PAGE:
Unsupported browser

For a better experience please update your browser to its latest version.

Your browser appears to have cookies disabled. For the best experience of this website, please enable cookies in your browser

We'll assume we have your consent to use cookies, for example so you won't need to log in each time you visit our site.
Learn more

The coach: My less experienced colleague is paid more than me

  • Comment

Discovering you are earning less than a recent recruit is annoying, but how should you tackle the situation? And can you reduce the pressure of a constant workload? Matthew Turner has the answers

What should I do about my unfair pay?

During after-work drinks recently, I found out that a newly recruited colleague is earning more than I am. It’s completely unfair, as I have worked hard for this practice and have better experience than him. What should I do?

THE COACH Few enter architecture for the wages – yet pay can be such a divisive issue, even for those not that motivated by money. This is because it is seen to represent how much you are valued. Yet your salary can be merely a result of the job market and your confidence at negotiating when you start at a firm.

Most medium and small businesses (which means most architecture firms) do not have transparent wage scales, where time served is automatically rewarded. Therefore, salaries can vary quite a lot, depending on supply and demand, or how desperate a need was at the time of recruiting. Managing (and concealing) differences in wages can be a major headache for bosses, as the salary bill is usually the firm’s biggest outlay.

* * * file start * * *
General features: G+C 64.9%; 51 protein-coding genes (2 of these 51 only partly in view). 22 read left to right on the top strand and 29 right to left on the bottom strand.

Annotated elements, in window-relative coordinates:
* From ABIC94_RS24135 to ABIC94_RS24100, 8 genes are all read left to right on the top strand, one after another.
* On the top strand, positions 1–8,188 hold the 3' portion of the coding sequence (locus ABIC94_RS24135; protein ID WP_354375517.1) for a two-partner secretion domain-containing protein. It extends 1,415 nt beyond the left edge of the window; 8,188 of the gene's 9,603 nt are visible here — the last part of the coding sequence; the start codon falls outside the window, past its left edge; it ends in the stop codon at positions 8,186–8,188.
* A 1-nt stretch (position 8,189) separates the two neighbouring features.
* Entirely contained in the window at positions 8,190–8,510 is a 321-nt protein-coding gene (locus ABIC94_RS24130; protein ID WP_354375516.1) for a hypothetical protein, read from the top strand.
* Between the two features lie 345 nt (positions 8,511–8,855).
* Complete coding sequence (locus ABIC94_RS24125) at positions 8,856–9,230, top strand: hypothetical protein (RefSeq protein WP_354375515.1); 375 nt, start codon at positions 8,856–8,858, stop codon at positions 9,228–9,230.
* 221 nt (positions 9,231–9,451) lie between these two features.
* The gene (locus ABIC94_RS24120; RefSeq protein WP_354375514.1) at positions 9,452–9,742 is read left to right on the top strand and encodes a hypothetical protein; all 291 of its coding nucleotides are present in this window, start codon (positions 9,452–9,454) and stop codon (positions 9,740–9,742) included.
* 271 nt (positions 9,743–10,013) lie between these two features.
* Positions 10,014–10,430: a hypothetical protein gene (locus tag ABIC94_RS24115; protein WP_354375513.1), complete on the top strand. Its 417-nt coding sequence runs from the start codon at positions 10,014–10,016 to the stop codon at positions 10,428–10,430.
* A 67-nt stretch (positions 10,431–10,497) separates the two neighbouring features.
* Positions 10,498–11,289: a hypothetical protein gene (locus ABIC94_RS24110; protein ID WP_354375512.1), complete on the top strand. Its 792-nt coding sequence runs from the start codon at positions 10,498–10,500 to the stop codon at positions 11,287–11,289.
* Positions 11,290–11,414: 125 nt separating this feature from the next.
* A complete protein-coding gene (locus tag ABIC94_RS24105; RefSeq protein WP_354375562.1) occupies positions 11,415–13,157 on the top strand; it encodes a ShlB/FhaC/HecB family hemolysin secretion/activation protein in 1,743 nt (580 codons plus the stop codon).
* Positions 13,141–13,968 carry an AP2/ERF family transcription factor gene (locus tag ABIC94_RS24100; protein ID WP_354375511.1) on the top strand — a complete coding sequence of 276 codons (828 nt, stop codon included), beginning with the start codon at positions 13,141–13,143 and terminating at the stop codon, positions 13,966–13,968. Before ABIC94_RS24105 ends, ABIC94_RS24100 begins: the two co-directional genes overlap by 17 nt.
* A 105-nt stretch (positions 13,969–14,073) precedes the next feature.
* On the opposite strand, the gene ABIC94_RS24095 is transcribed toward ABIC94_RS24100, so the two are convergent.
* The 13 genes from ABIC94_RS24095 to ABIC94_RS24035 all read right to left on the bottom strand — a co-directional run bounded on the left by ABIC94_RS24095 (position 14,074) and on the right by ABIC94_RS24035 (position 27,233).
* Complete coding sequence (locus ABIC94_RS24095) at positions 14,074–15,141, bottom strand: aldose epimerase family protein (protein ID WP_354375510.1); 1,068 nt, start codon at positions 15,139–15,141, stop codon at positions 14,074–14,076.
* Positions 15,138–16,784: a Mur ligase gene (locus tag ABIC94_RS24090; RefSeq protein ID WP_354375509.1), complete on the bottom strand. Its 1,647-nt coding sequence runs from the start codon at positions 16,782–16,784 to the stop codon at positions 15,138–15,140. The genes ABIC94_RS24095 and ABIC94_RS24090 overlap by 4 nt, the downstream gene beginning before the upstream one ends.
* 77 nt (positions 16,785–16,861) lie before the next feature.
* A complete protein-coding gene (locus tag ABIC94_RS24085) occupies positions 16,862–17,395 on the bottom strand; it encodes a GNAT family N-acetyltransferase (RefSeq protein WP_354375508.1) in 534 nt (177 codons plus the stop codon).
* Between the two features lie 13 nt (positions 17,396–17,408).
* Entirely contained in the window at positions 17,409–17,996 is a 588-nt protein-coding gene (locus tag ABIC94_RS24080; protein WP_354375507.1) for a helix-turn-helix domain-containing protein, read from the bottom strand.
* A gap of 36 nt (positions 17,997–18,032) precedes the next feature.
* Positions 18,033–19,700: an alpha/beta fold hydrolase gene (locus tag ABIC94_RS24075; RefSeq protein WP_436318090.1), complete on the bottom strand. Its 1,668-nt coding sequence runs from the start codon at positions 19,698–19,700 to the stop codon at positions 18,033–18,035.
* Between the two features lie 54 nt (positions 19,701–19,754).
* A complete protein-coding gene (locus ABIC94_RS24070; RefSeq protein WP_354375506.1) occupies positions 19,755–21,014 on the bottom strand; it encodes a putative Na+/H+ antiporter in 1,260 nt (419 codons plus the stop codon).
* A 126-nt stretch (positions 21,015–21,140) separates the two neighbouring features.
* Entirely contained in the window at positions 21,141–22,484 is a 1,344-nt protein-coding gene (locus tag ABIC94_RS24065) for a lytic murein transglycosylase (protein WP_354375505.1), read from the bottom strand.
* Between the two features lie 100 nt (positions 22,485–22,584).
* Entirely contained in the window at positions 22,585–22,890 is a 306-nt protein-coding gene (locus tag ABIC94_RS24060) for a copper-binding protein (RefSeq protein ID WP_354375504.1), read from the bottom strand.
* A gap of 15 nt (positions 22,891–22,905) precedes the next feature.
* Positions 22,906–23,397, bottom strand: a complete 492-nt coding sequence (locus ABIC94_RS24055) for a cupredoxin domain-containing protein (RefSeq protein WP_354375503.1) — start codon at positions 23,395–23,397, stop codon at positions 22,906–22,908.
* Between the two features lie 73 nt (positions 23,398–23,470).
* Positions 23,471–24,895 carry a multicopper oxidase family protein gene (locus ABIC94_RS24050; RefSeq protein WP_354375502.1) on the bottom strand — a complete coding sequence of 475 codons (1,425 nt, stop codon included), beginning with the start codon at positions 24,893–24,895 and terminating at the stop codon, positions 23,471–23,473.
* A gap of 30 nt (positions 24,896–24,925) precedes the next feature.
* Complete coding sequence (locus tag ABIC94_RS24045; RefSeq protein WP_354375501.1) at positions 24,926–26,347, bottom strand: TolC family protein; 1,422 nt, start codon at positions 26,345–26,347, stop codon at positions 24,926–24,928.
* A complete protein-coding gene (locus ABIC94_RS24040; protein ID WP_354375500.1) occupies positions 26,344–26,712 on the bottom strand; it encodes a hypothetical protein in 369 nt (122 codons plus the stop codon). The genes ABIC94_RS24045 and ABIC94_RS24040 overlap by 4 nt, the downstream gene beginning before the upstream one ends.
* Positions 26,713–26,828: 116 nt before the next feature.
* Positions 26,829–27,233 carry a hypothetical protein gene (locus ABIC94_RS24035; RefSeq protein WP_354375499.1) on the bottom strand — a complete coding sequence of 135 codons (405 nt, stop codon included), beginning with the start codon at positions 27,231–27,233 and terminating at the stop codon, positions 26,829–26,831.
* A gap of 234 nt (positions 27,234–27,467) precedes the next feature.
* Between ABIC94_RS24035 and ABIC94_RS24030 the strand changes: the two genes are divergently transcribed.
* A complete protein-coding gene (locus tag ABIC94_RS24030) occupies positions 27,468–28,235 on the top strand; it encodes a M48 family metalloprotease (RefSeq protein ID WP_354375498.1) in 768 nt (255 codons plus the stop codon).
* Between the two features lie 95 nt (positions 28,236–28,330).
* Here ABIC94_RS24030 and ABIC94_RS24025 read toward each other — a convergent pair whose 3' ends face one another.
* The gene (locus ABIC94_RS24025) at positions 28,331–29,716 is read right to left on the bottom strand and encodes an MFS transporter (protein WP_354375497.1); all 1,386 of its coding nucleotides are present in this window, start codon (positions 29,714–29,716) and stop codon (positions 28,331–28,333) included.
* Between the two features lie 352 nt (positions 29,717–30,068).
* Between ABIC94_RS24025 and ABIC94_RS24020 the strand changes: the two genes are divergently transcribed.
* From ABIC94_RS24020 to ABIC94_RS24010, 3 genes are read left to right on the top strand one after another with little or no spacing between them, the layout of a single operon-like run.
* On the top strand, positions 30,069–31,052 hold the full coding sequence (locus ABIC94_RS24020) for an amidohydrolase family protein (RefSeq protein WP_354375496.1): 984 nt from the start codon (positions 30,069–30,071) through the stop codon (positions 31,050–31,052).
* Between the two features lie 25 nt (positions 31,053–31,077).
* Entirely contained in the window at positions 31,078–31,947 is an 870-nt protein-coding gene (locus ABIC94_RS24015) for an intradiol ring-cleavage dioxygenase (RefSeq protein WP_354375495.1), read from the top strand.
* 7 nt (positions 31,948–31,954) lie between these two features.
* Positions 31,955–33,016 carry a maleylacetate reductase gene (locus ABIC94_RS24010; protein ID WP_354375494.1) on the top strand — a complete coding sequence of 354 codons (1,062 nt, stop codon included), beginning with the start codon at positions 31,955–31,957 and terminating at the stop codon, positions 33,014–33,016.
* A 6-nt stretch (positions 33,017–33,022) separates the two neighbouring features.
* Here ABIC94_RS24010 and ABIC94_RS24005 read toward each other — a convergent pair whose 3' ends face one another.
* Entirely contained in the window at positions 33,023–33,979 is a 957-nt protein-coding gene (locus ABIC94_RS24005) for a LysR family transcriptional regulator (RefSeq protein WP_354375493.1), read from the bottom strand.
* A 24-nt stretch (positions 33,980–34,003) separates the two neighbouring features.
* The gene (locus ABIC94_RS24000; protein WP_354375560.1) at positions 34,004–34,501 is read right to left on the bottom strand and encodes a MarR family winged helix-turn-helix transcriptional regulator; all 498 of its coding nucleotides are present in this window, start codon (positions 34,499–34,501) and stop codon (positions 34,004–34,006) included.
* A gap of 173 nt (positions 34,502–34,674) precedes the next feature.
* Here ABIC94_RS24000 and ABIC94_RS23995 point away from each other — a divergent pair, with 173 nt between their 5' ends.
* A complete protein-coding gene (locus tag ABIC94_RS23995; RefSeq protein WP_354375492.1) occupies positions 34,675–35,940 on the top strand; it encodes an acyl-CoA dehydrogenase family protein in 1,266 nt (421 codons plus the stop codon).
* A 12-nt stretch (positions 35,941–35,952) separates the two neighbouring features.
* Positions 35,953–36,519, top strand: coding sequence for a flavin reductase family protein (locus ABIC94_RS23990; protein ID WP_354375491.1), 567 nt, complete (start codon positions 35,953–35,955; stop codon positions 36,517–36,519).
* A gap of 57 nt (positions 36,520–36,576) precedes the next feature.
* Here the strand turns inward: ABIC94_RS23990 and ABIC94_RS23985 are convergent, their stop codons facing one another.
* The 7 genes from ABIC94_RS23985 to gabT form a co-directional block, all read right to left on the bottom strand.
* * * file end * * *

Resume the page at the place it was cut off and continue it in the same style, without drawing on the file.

Now you have this information, you can respond in a number of ways. The first option is to make the case for a pay rise. To have any chance of succeeding, you should avoid highlighting the unfairness of your colleague’s salary, basing your request on evidence of how much you contribute to the firm. 

The second option is to find another job, announce you are taking it, then hope for – or request – a counter-offer. This is a high-risk approach, which can easily backfire when no counter-offer comes, as well as risking burning your bridges; many people don’t appreciate being pressurised in this way.

The third option is to accept the situation and notch it up to experience. It’s a great way to remember that, next time you change employer, the period between being offered a job and accepting is the critical moment to negotiate your price, as well as other terms.

How do I tackle my busy workload?

I seem to have a constantly busy workload; the pressure rarely lets up. My bosses seem to think the workload just is what it is. Every office I work in seems to be the same. To be honest, I have always found the deadline culture difficult, ever since my student days.

THE COACH Rather than saying this is all your bosses’ fault for overloading you, you suggest that you could manage your time better. Well done for identifying this and wanting to work on it; many architects refuse to admit they are bad at time management.